When I assumed the role of president and CEO of the American Public Power Association in January 2020, I knew that I was taking on a new challenge. My goals were to build on and improve APPA’s internal culture — focusing on trust, accountability, collaboration, and transparency (an initiative that I dubbed “TACT”) — so that we could best serve our members during an exciting and challenging time for the industry. Little did I know that there were major, unexpected challenges just ahead with far-reaching consequences for our utility industry and beyond.
Within two months of starting as APPA’s CEO, our office moved to fully remote while the utility industry moved swiftly to adapt to safely keep electricity flowing in a global pandemic. Looking back at the early days of the pandemic, I am blown away by the response of public power utilities, and the entire electric sector, for acting so bravely and swiftly to protect our essential workers and mitigate the spread of the virus to ensure the lights stayed on. I am also deeply grateful for the focus and determination shown by my staff in continuing to provide excellent and seamless service to our public power members, even in the early days when we were forced to be fully virtual, often with school-age kids sharing our kitchen tables.
While those early days were dark, they were also remarkable.
I certainly learned many lessons about how often and how clearly I needed to communicate with my staff during that time. One positive step we took at the beginning was to organize our COVID-19 response into “buckets”: internal communications/HR/IT; business continuity/finance; member communications and media relations; helping members with their operational response; advocating for various industry needs in Congress and at the federal agencies; and enabling virtual programming of our meetings and educational offerings. Each bucket had a staff lead and work cascaded from there. We initially met twice a week to ensure we were making progress against issues identified under these buckets.
Even though each public power entity had to react to community conditions, they also needed to learn lessons from others, including beyond public power. Under the umbrella of the Electricity Subsector Coordinating Council, APPA and other trade associations, utility CEOs, and senior executives from across the industry pulled together quickly to ensure safety and continuity of service. Working with our federal government partners, public power volunteer leaders, members of the APPA team and I worked to create guidance on various elements of the response to utilities of all stripes on managing the pandemic while providing the electric service that was as essential as ever. That guidance was updated 10 times during the first year of the pandemic and shared far and wide. I’m proud to say that the work we did became a model for other critical infrastructure sectors. At the same time, our government relations team ramped up our advocacy efforts to make sure that public power was considered in the multiple pieces of COVID-19-related legislation that moved quickly through Congress.
While contending with the pandemic, our industry also faced historic hurricanes, winter storms, and wildfires — requiring an extra layer of planning and consideration of safety. I believe that what enabled the electric sector, writ large, and public power specifically, to respond so well to these challenges is its ability to triage – assess the situation; glean lessons learned via various groups such as the ESCC, APPA, state and regional associations, and joint action agencies; quickly apply those lessons learned; identify gaps and work to fill them. This requires leadership at all levels. It also requires a willingness to listen to others’ experiences and move ahead with that knowledge. Remember the early hot spots in Washington State and New York State? Utilities from those states took time to share their stories.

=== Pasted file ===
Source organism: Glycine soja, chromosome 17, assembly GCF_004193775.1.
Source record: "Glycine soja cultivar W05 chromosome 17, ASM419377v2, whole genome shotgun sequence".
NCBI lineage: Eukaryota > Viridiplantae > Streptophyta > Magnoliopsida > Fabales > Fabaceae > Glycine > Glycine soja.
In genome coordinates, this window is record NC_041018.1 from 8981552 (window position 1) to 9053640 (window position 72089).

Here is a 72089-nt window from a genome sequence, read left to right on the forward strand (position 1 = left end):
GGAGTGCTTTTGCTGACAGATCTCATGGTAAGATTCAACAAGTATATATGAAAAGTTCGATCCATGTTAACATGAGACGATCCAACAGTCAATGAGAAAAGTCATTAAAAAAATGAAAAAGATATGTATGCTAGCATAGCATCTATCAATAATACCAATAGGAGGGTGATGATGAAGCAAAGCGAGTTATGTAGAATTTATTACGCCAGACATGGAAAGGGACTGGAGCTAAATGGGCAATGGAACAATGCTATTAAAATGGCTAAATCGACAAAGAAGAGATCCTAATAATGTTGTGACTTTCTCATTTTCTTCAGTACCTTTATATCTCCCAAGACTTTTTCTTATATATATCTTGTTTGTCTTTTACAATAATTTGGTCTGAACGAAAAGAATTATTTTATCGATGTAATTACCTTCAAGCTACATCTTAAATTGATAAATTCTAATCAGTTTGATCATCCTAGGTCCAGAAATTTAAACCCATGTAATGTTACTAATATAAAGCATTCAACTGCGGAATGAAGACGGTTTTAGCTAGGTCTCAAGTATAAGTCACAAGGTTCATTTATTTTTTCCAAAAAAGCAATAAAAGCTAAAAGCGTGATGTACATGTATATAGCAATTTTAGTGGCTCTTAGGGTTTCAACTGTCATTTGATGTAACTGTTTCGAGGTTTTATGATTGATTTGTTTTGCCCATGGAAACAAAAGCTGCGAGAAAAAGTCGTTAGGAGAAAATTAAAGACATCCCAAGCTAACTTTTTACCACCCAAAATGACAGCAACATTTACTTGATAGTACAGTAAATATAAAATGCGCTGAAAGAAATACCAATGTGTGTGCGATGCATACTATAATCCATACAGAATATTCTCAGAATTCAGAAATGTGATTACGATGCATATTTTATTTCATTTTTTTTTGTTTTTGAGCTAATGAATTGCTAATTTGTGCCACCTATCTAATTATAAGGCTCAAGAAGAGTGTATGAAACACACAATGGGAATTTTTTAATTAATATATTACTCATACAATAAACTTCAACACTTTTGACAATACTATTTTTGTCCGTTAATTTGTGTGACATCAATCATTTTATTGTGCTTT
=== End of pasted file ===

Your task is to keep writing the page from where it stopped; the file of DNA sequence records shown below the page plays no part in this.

Another challenge was put before us in May 2020, in the wake of the tragic death of George Floyd, when our great, but sometimes imperfect, nation was compelled to acknowledge ongoing shortcomings pertaining to racism, discrimination, and injustice. Like many public power leaders across the country, I decided that it was necessary to bring these conversations into our workplace to look for ways for all of us to better understand the implications and to seek to improve. I renewed APPA’s commitment to diversity and inclusion by reviewing internal policies and bolstering training for staff in these critical areas as well as providing tools for our members to reference and use themselves. For APPA itself, this is an ongoing effort under the auspices of our cultural focus on TACT, to enable more innovative, open-minded, and dynamic teams.
It goes without saying that my first two years as CEO of APPA were not what I expected. Our association, industry, country, and world have contended with a confluence of major challenges. The fact that we have faced so many of them, often concurrently, highlights the incredible resilience of public power, our association, and the electric utility industry.
Thriving — not just surviving — during tremendous adversity is what all leaders should aspire to, and it’s ultimately what constitutes the heart of resilient leadership. To enable APPA to thrive, even under uncertain and difficult circumstances, has been my goal over the past two years — one that draws inspiration from the hundreds of amazing public power leaders with whom I am grateful to work and from my dedicated, whip-smart, and hardworking staff. I look forward to continuing to lead APPA as we face obstacles new and old and as we execute on our goal of helping our members provide reliable, affordable, and clean power to their communities.